Identification of new ANG gene mutations in a large cohort of Italian patients with amyotrophic lateral sclerosis

Research output: Contribution to journalArticlepeer-review


Angiogenin (ANG) gene, coding for an angiogenic factor up-regulated by hypoxia and expressed in ventral horn motor neurons, is a novel candidate for the pathogenesis of amyotrophic lateral sclerosis (ALS). ALS is a fatal neurodegenerative disease characterized by the selective loss of cortical and spinal motor neurons. Missense mutations in ANG gene have been identified in two ALS populations from Northern Europe and North America, both in familial (FALS) and sporadic (SALS) patients, but they do not seem to be frequent in the Italian population. We performed a mutational screening in a large cohort of 737 Italian ALS patients, including 605 SALS and 132 FALS cases. We identified seven different mutations, five of which are novel, in nine patients (six SALS and three FALS), but not in 515 healthy controls. Three mutations are located in the signal peptide region, three in the coding sequence, and one in the 3′ untranslated region. In our ALS population, the observed mutational frequency of ANG gene accounts for about 1.2%, with an overrepresentation of FALS (2.3%) compared to SALS (1%) cases. We also found the previously described I46V substitution in six patients and four controls, suggesting that this mutation may represent a benign variant, at least in the Italian population. Our results provide further evidence of a tight link between angiogenesis and ALS pathogenesis and suggest that mutations in ANG gene are associated with an increased risk to develop ALS.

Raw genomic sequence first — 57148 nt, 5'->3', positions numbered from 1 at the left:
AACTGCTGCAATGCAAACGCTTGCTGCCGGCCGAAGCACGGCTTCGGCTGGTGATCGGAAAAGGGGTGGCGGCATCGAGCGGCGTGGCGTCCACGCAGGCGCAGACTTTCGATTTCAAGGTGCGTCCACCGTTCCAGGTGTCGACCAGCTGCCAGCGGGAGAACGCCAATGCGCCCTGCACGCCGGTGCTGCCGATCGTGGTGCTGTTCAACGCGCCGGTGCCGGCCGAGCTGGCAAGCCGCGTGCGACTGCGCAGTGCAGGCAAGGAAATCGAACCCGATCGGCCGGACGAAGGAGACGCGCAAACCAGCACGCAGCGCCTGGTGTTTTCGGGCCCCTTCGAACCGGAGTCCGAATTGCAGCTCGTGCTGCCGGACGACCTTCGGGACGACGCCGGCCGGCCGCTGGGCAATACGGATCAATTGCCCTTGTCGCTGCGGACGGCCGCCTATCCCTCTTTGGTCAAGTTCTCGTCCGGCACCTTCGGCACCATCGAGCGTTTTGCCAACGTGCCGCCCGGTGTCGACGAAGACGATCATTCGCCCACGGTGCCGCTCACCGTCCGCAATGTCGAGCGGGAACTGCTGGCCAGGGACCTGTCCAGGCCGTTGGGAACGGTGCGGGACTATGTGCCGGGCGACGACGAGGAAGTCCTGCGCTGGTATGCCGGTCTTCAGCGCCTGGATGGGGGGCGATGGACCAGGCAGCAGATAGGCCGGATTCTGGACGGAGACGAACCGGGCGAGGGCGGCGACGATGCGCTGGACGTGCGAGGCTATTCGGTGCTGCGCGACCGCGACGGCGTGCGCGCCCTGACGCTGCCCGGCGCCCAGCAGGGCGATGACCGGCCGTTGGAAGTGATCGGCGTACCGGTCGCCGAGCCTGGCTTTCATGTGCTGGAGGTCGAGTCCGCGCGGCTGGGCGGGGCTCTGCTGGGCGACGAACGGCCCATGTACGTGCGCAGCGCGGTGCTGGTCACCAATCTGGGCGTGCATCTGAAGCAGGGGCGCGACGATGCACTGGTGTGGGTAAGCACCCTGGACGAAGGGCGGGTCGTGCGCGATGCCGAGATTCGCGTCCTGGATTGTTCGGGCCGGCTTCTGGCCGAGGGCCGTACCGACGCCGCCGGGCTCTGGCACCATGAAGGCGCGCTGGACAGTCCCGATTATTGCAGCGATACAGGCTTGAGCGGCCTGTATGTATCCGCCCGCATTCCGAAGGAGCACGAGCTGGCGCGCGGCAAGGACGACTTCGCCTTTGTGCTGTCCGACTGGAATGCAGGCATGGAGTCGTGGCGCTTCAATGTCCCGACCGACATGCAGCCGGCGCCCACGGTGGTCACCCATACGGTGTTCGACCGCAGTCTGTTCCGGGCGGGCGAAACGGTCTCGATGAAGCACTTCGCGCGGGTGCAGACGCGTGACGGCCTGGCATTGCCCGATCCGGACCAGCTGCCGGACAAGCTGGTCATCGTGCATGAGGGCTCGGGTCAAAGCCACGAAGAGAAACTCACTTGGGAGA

Original languageEnglish
Pages (from-to)33-40
Number of pages8
Issue number1
Publication statusPublished - Feb 2008


  • Amyotrophic lateral sclerosis
  • Angiogenin
  • Case-control studies
  • Motor neuron disease
  • Risk factors

ASJC Scopus subject areas

  • Genetics(clinical)
  • Neuroscience(all)


Dive into the research topics of 'Identification of new ANG gene mutations in a large cohort of Italian patients with amyotrophic lateral sclerosis'. Together they form a unique fingerprint.

Cite this